Stimulus plan for the economy could include funds for SW light rail line
While lawmakers in Washington D.C. are moving at relative warp speed to provide stimulus funding for the American economy, some Portland public transit planners and at least one elected representative say this region is ready to get in line.
"With the $2 trillion COVID response legislation … there could be an enormous opportunity for stimulus spending," Metro Councilor Bob Stacey told a crowd during a virtual meeting of the Hillsdale Neighborhood Association. "You remember 2009? A whole lot of money came into Oregon that we spent right away. Anything that (Portland Bureau of Transportation) or (Oregon Department of Transportation) has in the pipeline that they've already done the engineering on, should go out the door."
Stacey, who has a long history with funding for public works projects, was referring to the stimulus finds that came from the American Recovery and Reinvestment Act of 2009.
"In the Great Recession we needed (construction) jobs so we could put Portlanders to work," said Teresa Boyle of PBOT, referring to the boost for federal light rail funding following the economic collapse in 2008. "The Green Line was built with the help of stimulus funds. We also got $25 million to build (Southwest) Moody Avenue, a project that streamlined the Orange Line to move forward."
Boyle testified before the Portland City Council on April 1 on a pre-COVID $1.8 million funding agreement with TriMet so planning for a new Southwest Portland MAX line could continue.
"Completion of this phase of the project makes this project ready and available and poised to be part of a stimulus effort… if that relief includes infrastructure funding," Boyle said.
Bernie Bottomley of TriMet has intimate knowledge of how federal funding works. During previous recessions, Bottomley wrote in an email to the Pamplin Media Group, Congress and the White House have joined together to support investments in transportation "as a way to both spur short-term economic activity and help our businesses be competitive in the long term."
He said there's one man in Congress who really matters.
"Congressman Peter DeFazio is in a very important position in this conversation as Chairman of the House Transportation and Infrastructure Committee, and we sincerely appreciate his efforts on behalf of the state and transportation in general.," Bottomley said.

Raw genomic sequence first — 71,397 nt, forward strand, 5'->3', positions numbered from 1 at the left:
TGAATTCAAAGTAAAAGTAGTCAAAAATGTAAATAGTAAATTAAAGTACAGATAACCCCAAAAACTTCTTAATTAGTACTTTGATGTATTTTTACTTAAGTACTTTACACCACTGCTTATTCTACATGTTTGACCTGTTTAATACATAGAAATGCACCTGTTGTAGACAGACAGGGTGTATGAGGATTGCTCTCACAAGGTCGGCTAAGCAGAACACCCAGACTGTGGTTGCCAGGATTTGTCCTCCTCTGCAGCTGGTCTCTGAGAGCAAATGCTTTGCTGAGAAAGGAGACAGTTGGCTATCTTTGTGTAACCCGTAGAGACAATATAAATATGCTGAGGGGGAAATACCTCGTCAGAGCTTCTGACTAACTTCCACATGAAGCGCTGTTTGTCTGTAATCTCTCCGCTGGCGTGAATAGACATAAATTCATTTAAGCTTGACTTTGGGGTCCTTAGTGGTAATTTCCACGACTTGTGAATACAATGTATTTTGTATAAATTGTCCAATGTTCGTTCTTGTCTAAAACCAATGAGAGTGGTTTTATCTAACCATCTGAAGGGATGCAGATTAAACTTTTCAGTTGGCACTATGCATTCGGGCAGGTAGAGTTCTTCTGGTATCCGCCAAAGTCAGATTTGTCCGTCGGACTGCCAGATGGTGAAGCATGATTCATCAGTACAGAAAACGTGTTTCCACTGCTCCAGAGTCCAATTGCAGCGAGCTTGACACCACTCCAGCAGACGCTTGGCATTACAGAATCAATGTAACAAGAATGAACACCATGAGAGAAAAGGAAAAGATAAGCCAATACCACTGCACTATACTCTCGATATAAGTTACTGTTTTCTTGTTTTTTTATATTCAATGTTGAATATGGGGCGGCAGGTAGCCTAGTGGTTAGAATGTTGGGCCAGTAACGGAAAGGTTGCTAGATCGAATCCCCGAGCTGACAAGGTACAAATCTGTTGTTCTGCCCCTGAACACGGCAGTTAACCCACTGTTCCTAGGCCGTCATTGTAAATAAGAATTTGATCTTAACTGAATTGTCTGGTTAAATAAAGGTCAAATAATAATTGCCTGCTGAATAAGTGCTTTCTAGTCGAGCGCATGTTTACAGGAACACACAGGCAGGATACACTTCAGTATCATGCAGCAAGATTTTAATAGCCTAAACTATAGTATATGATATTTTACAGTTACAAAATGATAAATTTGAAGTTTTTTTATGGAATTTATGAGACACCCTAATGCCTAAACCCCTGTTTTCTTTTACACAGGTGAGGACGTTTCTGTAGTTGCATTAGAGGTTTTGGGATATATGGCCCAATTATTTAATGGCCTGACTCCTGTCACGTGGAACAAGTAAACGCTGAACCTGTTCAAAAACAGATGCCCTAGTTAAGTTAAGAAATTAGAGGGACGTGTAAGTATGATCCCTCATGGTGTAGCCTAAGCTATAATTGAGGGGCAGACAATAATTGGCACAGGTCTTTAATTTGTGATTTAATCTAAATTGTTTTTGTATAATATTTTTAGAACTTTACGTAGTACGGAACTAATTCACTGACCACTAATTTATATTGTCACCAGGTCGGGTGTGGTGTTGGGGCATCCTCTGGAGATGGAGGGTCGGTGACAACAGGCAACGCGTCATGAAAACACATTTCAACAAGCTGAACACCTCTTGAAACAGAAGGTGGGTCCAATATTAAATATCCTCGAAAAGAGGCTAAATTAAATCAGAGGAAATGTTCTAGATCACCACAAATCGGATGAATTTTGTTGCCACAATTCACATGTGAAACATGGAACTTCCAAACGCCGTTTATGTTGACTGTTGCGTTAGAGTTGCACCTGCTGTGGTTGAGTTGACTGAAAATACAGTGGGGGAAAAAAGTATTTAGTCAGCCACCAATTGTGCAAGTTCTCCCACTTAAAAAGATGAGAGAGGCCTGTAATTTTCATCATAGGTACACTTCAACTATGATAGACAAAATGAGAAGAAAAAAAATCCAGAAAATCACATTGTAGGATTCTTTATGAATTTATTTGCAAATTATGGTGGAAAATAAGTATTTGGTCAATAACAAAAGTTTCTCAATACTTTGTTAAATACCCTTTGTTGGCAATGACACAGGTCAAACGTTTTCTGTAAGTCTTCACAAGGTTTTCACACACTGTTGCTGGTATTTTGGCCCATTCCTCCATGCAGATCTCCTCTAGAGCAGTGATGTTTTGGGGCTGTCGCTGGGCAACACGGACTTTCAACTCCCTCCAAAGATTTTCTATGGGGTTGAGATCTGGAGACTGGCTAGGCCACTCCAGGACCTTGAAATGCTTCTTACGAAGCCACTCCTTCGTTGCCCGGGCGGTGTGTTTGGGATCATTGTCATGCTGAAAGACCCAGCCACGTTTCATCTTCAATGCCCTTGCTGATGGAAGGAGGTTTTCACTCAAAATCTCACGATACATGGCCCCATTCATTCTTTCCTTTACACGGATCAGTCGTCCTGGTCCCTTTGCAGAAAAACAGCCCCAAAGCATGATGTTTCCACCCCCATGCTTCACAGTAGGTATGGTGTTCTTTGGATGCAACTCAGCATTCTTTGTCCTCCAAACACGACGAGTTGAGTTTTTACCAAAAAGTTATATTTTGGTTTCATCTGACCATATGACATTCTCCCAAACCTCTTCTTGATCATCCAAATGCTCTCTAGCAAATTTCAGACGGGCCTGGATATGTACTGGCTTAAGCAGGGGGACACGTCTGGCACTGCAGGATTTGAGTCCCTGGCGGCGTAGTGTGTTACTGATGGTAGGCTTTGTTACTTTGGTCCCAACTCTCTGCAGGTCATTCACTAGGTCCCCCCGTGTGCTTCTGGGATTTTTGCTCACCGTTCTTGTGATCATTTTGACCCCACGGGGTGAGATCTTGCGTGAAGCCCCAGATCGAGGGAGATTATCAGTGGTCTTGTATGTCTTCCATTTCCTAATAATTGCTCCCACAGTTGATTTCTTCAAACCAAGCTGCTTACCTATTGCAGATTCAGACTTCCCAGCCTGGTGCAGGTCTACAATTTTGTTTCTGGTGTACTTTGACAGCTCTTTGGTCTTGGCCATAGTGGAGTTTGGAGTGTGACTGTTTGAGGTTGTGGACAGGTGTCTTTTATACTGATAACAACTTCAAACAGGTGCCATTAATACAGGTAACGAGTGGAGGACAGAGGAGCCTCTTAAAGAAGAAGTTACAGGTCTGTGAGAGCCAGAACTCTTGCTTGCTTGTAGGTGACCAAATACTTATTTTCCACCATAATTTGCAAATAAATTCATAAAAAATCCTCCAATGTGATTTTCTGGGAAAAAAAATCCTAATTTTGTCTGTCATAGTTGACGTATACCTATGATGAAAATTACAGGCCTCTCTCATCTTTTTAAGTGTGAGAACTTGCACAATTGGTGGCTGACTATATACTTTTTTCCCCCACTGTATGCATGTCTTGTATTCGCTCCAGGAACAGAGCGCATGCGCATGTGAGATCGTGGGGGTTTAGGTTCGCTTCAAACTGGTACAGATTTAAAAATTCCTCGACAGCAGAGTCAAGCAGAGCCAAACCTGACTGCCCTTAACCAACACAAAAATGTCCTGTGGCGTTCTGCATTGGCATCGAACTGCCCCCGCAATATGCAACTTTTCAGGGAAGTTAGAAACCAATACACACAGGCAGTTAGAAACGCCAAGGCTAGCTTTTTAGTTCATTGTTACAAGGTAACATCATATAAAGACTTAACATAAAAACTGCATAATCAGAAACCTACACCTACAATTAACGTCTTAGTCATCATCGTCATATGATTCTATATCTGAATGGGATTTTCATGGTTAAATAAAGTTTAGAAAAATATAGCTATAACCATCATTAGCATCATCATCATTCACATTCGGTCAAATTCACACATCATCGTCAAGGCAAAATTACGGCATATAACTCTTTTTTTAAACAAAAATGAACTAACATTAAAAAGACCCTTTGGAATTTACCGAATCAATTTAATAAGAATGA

As for specific projects that might be eligible for any infrastructure stimulus spending, Bottomley mentioned MAX expansion.
"TriMet will soon be applying to the Federal Transit Administration for approval to move forward on the Better Red project (MAX Red Line extension to Hillsboro with system improvements between Gateway Transit Center and Portland International Airport). We are also investing heavily in electric bus charging infrastructure. Elements of the Southwest Corridor Project may be in a position to move forward to construction in the short term, depending on the size and scope of federal legislation," he said.
Congressman DeFazio unveiled a $760 billion dollar bill to finance "transformative infrastructure investments across the U.S." in late January, before the spread of coronavirus was identified as a serious threat. Included in the proposed spending package was $105 billion for "transit investment."
Since then,DeFazio has called for a fourth package of relief spending that would be "a longer term recovery package." He said he thinks major infrastructure funding should have White House support.
"I was pleased to see the President has come back to where we started almost a year ago, now," he said in a statement. "Which is, he wants a big package on investment in infrastructure to recover the economy. Actually, he's right. For once, I agree with him on a step he wants to take."
ODOT, the major public infrastructure player in the state, isn't ready to identify which projects might be eligible for stimulus funds.
"If new federal funds become available, we'll attempt to match our projects with the specific funding programs the federal government may make available," ODOT spokesman Don Hamilton wrote in an email.
You count on us to stay informed and we depend on you to fund our efforts. Quality local journalism takes time and money. Please support us to protect the future of community journalism.